Q&A: Jonathan Yeo
The artist talks about the art of self-portraiture, the Art Fund's Van Dyck campaign and his current exhibition at The Lowry.
As a largely self-taught artist, what first drew you to portraiture as opposed to any other subject matter?
I find portraits more interesting to look at that any other painting genre, but I didn’t think I would spend the rest of my life doing it. There is a power to a really great portrait that I think is hard to match. We are biologically designed to react to other human faces in a much more complicated way than anything else and my favourite portraits share that instinctive nature.
You have painted some of the world's most famous and iconic faces, but have more images to contend with than ever – how does the culture of the selfie impact your work?
It is a great thing because it teaches people of all ages to be more sophisticated readers of portraiture. Although generated with camera phones rather than paint, the act of looking and capturing doesn’t change. We are more in-tune with each other than at any other time in history. We understand the vanity, and the complex play between what we reveal and what we decode about other people.
The Art Fund recently helped the National Portrait Gallery to acquire Van Dyck's final self-portrait. Do you have a personal opinion of the work?
It’s a fabulous, vivid and enjoyable painting with great energy and life. It gives a real sense of a living, breathing, if possibly over-confident personality. Van Dyck clearly knows his skill and is showing off in this painting. Self-portraits are a different genre to other kinds of portraiture, because it is how you see yourself rather than how the world sees you. So to see one of the greatest portrait painters of all time, at the top of his game and through his own eyes, is a special thing.
How do you compare self-portraiture to your process of working with a sitter? Is it more difficult?
It is easier in a way because you don’t have the sitter falling asleep halfway through! But it is harder to know if you are getting it right or not. The most useful part of a sitting for me is when I'm observing someone who is caught off guard. It is harder to have those moments with oneself as a subject.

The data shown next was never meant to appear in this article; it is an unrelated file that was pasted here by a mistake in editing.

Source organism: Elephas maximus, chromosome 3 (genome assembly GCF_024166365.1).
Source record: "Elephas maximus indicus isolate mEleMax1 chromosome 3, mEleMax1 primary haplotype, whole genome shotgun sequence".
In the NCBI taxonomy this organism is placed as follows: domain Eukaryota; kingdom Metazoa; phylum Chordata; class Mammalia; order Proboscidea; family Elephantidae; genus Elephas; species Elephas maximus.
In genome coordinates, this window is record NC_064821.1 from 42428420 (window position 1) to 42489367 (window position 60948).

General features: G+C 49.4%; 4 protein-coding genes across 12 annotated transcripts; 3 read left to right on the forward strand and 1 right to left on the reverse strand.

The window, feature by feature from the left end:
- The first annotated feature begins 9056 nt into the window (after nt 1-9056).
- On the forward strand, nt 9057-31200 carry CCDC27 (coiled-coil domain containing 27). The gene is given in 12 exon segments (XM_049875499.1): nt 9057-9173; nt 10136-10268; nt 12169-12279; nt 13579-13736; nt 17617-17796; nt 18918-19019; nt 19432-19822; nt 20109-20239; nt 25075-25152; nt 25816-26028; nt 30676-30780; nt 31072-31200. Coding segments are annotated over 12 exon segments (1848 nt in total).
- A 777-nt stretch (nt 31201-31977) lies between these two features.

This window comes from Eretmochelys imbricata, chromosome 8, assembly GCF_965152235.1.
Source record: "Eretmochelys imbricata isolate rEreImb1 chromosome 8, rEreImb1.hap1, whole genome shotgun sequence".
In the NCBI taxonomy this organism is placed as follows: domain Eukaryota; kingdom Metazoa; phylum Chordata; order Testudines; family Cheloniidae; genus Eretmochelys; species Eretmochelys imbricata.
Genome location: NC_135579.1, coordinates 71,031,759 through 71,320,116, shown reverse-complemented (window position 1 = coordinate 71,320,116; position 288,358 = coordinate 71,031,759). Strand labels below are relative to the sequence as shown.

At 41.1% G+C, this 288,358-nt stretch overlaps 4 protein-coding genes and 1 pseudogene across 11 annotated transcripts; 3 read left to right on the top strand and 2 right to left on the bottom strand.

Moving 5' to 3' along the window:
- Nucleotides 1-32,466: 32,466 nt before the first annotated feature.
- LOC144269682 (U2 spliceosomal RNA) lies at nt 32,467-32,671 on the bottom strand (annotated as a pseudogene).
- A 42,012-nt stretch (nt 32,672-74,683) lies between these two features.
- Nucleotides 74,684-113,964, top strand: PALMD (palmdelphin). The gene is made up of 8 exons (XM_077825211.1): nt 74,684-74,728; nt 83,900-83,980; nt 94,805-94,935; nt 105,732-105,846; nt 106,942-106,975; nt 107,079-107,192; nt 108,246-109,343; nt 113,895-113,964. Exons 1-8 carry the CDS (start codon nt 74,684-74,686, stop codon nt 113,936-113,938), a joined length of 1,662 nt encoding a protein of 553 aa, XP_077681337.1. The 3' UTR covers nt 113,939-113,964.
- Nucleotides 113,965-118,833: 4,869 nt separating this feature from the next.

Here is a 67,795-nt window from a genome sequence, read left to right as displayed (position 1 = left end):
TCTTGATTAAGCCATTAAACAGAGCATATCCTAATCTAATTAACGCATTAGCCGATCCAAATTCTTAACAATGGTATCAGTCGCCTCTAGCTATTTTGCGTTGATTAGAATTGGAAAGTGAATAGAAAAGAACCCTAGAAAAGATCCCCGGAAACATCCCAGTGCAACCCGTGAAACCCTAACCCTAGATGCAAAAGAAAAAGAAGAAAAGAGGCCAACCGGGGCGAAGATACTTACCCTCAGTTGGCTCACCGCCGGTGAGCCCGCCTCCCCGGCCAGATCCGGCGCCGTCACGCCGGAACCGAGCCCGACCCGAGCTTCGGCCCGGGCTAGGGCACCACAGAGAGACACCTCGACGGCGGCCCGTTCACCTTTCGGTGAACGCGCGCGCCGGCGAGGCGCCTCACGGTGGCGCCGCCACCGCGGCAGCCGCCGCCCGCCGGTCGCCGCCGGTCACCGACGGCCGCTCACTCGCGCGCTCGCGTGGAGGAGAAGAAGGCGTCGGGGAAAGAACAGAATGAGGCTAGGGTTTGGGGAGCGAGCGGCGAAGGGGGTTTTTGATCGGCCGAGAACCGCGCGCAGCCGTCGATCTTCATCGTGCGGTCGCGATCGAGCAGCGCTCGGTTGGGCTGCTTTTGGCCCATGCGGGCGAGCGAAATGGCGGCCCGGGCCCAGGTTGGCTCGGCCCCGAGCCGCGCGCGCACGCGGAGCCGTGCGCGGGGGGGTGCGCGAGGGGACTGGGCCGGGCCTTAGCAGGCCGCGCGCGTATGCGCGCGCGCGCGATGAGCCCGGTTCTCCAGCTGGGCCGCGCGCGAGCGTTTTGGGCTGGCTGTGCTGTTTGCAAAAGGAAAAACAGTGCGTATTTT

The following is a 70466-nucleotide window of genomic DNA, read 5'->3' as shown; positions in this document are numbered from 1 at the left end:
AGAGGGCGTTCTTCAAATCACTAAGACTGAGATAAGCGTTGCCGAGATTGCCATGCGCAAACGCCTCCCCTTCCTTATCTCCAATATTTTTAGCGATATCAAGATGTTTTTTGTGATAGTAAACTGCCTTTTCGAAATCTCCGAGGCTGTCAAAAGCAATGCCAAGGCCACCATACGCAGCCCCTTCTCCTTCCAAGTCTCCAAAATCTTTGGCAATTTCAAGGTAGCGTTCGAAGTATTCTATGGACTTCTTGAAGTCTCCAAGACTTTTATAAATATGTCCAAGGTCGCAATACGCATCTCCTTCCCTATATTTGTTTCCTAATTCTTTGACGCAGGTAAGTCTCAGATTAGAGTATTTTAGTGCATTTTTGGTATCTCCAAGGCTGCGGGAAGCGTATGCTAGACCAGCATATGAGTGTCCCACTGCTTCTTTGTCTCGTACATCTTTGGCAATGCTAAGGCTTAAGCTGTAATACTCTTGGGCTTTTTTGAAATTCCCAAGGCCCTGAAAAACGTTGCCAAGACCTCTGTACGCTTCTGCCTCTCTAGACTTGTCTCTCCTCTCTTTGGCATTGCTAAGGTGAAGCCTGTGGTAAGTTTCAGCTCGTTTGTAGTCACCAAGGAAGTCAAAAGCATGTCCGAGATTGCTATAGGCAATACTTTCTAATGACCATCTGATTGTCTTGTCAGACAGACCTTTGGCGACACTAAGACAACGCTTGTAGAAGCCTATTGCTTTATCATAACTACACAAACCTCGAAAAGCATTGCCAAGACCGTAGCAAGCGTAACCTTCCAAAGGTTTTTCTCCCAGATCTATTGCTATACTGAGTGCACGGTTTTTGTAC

Traditionally portraiture has been used as a political device –this is something you have reinterpreted in works such as Proportional Representation. Have politics and art always been entwined in your practice?
Not consciously, but I'm not afraid of politics or politicians. Having grown up around them, I see them in shades of grey, not black and white. I view their strengths and weaknesses as a performance, which helps me enable them to drop their guard. I'm also competing with sophisticated political cartoonists, but a portrait has to have a fundamental truth to it years later, so it forces one to be careful about what you are translating. That's not always easy with these very good actors.
You painted the first portrait of Nobel Peace Prize nominee Malala Yousafzai in 2013, and recently auctioned off the work, with proceeds going to her charity. How did you go about conveying her story as both a human rights figurehead and an individual?
First and foremost it was about spending time with her. I went in not knowing more than anyone else. I didn’t know if I was going to find a fully formed political mind or a schoolgirl and it turned out to be a mixture of the two. She has a wisdom and serenity beyond her years, and a lack of bitterness towards her enemies that I hope comes through in the picture. These attributes will make her a powerful figure in years to come.
You currently have an exhibition at The Lowry in Salford, which shows several new works. Do you have a favourite piece in this show?
It has got several favourites from over the years. It's the first time I had seen many of these paintings in a room together, so this suggested great juxtapositions of images, such as the portrait of Tony Blair, and my first porn collage of George Bush, both made in 2007.
Jonathan Yeo – Portraits is at The Lowry, Salford, until 29 June, free to all.